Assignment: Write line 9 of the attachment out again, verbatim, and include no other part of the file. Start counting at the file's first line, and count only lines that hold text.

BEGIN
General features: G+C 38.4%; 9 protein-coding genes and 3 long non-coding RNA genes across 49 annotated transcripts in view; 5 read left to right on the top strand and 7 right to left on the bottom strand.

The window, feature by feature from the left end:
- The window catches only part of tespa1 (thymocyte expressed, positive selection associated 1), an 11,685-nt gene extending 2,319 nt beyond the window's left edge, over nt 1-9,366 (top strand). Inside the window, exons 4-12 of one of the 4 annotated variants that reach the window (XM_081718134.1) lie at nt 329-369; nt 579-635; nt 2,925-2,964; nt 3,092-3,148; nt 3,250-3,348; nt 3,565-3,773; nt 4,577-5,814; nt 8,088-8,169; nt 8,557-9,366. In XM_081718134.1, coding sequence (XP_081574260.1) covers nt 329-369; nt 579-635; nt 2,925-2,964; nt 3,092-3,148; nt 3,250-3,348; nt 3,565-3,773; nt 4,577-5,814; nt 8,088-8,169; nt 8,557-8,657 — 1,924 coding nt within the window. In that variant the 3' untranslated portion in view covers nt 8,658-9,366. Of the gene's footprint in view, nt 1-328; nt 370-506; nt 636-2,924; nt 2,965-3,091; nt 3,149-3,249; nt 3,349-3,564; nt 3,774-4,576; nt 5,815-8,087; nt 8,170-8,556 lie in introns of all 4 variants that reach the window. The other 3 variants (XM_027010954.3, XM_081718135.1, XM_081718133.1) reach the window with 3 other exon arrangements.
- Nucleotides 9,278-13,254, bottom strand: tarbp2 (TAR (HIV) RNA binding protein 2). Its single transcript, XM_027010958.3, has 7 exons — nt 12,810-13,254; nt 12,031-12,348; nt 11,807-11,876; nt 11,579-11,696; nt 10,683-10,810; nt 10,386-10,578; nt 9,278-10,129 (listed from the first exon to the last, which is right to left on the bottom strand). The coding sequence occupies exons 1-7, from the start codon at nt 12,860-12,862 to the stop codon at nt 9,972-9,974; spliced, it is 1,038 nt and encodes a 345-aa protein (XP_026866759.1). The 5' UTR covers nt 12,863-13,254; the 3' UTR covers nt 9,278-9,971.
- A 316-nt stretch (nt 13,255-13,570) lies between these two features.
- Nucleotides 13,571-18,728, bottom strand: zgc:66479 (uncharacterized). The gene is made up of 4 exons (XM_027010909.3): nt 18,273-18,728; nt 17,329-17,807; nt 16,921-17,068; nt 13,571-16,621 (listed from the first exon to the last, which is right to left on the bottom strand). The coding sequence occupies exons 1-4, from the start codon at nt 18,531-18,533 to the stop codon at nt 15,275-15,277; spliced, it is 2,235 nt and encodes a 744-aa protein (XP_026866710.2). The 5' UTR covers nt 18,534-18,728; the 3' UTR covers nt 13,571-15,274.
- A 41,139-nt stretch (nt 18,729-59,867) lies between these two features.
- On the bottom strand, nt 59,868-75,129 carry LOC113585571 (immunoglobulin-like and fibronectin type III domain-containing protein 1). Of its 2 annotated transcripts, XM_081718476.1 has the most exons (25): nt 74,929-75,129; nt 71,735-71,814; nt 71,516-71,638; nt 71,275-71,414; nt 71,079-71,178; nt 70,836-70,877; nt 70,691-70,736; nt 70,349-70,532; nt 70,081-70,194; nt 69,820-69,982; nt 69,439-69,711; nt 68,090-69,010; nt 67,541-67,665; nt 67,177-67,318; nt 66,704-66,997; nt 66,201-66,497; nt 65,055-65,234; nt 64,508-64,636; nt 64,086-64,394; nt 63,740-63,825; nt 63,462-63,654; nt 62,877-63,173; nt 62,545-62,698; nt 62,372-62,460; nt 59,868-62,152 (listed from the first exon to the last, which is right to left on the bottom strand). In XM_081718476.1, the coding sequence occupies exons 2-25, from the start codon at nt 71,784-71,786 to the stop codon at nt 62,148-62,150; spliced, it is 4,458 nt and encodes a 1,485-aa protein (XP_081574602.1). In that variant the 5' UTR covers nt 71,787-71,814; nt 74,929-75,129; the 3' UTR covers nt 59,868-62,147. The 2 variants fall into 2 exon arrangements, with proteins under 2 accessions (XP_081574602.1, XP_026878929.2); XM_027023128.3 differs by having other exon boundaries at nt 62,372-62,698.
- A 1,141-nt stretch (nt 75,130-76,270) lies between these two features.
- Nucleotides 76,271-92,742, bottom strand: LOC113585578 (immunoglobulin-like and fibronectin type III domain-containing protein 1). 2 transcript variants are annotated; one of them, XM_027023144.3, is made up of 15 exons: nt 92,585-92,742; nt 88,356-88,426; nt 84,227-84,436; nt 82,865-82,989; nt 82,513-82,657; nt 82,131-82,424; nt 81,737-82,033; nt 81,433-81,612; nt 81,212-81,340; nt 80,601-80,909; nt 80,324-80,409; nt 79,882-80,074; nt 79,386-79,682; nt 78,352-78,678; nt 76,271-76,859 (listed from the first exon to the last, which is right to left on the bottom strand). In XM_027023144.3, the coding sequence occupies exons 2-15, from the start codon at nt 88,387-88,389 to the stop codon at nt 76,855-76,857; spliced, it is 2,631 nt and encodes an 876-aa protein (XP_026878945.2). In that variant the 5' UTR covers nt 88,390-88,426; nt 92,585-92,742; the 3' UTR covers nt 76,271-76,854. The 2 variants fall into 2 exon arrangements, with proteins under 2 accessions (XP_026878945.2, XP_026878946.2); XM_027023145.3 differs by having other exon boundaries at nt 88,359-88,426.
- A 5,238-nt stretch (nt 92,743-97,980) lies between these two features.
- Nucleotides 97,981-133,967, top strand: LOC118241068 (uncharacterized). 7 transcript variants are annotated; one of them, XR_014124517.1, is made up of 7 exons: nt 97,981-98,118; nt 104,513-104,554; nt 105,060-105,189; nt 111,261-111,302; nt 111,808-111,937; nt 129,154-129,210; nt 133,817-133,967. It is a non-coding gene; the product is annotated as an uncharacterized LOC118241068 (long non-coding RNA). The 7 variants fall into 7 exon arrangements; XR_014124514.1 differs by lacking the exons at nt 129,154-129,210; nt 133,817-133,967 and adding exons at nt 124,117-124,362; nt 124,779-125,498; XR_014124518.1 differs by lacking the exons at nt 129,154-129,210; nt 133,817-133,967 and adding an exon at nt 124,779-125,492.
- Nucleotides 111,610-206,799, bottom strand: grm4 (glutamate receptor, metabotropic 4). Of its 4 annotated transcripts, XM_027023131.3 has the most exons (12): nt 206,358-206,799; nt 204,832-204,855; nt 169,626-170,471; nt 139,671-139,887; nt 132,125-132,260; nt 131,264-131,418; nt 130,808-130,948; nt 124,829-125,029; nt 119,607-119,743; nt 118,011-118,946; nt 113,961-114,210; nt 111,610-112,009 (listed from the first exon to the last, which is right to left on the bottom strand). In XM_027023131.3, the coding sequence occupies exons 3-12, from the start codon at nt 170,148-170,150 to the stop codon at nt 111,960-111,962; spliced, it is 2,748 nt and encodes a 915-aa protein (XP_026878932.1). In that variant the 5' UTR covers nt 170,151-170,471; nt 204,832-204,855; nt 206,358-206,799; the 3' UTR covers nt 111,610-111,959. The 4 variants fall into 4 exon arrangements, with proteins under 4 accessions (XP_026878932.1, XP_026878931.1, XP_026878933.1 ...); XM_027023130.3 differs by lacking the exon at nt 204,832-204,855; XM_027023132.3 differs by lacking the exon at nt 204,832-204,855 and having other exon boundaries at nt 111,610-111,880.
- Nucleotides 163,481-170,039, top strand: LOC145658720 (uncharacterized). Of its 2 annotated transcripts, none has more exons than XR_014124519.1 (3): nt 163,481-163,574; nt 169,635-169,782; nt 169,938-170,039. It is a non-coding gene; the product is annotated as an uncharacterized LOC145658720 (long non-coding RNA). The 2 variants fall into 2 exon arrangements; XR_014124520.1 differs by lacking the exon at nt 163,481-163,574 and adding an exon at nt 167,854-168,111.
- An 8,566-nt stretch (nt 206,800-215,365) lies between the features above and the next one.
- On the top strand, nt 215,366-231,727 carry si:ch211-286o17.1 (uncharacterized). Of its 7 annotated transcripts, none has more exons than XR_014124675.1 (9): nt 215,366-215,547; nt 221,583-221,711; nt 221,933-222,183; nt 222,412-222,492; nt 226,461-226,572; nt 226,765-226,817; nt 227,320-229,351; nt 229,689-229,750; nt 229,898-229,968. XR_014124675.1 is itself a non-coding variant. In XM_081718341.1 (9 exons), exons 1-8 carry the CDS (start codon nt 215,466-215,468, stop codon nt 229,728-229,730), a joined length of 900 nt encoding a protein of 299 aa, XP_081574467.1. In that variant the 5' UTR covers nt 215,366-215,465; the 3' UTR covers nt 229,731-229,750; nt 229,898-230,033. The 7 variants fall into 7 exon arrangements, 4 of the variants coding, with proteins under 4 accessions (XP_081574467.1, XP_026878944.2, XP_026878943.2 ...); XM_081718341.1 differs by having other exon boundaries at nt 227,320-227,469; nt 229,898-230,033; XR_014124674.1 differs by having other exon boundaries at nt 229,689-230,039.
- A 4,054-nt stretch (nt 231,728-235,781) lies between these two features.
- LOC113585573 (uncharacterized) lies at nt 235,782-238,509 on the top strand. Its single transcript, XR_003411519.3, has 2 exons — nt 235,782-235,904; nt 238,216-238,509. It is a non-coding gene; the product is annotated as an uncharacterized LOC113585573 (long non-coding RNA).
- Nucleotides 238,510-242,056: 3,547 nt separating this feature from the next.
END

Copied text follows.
- A 1,141-nt stretch (nt 75,130-76,270) lies between these two features.